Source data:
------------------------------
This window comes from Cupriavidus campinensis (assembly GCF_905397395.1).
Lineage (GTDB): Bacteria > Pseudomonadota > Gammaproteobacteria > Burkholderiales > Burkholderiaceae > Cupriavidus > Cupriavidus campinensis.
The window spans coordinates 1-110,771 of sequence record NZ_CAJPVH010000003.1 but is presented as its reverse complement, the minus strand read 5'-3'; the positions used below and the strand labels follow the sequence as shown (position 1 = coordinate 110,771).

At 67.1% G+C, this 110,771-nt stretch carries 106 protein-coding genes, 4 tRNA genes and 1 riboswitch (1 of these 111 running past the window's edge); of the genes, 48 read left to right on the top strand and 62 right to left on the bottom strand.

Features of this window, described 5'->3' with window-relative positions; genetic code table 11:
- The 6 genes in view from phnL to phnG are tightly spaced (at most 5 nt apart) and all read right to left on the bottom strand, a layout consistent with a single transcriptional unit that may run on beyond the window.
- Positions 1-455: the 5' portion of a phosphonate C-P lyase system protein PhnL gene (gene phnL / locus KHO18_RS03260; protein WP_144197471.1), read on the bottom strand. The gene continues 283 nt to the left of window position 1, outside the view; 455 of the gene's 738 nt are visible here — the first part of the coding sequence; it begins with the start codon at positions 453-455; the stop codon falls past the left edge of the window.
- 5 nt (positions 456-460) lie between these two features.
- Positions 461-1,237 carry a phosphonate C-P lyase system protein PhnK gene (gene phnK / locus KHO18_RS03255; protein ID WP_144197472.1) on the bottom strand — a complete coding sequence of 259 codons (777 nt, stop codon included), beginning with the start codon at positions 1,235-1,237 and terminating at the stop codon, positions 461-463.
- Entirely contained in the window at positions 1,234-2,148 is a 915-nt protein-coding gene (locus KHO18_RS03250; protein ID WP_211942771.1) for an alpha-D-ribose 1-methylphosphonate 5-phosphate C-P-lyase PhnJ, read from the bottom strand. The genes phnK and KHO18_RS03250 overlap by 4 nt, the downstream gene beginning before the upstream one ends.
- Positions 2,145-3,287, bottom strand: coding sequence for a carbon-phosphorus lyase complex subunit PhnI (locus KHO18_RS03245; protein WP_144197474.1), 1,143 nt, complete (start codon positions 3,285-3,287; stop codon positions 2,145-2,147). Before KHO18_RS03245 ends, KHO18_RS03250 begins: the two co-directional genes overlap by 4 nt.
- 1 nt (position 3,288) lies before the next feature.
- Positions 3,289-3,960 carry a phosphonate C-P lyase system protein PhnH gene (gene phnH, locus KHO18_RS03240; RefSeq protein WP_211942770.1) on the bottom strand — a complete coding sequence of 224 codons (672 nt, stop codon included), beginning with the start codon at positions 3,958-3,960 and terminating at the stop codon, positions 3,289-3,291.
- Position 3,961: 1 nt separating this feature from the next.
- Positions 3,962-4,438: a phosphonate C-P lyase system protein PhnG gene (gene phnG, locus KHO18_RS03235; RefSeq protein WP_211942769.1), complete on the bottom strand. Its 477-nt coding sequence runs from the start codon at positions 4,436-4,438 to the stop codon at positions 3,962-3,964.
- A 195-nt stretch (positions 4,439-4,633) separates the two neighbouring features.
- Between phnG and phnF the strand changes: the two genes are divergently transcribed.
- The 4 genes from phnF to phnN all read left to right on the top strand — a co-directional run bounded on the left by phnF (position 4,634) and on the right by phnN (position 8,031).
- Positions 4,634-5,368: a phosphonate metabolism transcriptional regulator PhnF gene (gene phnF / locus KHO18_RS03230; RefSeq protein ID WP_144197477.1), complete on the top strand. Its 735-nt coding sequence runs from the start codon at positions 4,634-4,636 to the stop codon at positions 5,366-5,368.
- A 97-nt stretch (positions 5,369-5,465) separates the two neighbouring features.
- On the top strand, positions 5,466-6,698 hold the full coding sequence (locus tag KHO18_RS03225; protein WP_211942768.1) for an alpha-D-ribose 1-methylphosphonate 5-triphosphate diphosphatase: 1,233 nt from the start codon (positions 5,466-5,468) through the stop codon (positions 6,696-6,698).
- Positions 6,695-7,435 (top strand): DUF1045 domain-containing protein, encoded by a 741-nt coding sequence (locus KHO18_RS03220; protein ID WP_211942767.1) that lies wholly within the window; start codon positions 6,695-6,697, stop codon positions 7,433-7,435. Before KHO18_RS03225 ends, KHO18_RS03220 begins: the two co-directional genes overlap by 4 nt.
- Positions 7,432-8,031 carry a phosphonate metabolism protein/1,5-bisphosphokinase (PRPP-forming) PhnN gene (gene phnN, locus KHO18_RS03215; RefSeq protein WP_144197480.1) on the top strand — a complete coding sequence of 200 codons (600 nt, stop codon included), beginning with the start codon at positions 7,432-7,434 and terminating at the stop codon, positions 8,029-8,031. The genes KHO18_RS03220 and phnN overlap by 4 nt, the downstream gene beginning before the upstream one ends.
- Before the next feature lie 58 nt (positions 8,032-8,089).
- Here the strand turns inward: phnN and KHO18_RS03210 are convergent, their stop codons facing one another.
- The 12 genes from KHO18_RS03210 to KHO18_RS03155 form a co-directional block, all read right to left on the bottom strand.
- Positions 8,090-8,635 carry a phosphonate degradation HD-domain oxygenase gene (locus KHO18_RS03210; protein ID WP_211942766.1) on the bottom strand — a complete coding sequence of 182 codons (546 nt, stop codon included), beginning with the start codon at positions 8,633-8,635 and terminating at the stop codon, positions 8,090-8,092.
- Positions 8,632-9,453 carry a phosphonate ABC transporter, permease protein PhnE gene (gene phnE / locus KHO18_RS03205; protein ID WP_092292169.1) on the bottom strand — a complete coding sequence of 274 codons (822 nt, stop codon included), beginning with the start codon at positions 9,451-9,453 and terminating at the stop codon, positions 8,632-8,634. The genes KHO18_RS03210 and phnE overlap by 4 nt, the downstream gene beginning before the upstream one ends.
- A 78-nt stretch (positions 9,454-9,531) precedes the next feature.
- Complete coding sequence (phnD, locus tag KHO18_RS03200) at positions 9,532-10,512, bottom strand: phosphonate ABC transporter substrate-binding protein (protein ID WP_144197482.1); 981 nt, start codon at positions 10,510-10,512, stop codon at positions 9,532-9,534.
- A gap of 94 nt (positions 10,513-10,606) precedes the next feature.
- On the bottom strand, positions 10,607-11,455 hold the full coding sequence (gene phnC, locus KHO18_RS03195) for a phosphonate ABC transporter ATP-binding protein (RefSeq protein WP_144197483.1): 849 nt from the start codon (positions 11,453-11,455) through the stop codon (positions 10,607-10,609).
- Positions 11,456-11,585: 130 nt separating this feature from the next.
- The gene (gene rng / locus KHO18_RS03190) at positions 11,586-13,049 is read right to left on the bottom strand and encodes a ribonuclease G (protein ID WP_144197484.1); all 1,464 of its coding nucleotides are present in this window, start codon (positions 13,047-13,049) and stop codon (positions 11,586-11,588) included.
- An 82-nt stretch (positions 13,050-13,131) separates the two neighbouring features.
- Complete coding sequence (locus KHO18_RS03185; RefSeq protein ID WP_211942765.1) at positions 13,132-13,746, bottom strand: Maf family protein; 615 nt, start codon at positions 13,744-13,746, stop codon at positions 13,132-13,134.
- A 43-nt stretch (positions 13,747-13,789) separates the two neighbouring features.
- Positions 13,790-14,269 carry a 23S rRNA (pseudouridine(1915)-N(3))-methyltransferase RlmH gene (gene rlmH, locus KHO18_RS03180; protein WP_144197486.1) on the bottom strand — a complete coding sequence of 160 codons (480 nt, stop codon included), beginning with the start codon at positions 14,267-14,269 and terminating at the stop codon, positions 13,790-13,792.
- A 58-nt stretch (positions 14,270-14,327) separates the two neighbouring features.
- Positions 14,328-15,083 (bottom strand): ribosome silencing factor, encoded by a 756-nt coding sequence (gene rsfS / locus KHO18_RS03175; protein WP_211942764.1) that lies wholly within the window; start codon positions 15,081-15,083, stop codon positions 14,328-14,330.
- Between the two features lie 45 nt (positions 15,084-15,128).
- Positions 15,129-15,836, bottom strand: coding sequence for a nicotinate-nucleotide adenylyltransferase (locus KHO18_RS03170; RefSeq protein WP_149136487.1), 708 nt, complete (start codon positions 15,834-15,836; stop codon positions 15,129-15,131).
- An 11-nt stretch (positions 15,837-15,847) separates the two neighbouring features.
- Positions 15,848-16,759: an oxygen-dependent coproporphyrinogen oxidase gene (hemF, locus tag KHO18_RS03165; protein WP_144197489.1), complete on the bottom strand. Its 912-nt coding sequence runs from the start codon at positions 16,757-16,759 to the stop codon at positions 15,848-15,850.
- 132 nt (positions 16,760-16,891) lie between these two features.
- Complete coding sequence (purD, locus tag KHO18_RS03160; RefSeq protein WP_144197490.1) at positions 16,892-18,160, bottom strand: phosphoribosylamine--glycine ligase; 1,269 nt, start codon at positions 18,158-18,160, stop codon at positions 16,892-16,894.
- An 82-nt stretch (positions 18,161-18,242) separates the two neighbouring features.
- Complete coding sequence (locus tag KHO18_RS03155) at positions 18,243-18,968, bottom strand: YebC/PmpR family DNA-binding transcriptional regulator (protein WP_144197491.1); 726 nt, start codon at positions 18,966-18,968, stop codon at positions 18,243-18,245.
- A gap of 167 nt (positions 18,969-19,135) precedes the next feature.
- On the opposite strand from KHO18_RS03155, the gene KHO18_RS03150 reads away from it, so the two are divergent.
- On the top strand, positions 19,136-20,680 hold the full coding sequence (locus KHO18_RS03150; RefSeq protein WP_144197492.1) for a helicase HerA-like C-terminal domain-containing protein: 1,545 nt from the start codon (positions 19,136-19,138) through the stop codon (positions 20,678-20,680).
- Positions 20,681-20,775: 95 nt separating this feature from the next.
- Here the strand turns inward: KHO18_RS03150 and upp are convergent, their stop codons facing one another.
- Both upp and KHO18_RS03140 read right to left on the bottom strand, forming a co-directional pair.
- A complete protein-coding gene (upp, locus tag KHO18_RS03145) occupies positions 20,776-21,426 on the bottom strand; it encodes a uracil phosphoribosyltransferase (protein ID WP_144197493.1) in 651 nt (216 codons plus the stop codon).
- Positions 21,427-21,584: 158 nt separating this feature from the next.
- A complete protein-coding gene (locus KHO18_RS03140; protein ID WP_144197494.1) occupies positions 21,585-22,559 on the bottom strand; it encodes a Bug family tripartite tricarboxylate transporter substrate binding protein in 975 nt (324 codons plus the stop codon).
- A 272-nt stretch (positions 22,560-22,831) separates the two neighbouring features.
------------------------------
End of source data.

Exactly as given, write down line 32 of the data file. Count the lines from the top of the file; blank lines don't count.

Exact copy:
- On the bottom strand, positions 10,607-11,455 hold the full coding sequence (gene phnC, locus KHO18_RS03195) for a phosphonate ABC transporter ATP-binding protein (RefSeq protein WP_144197483.1): 849 nt from the start codon (positions 11,453-11,455) through the stop codon (positions 10,607-10,609).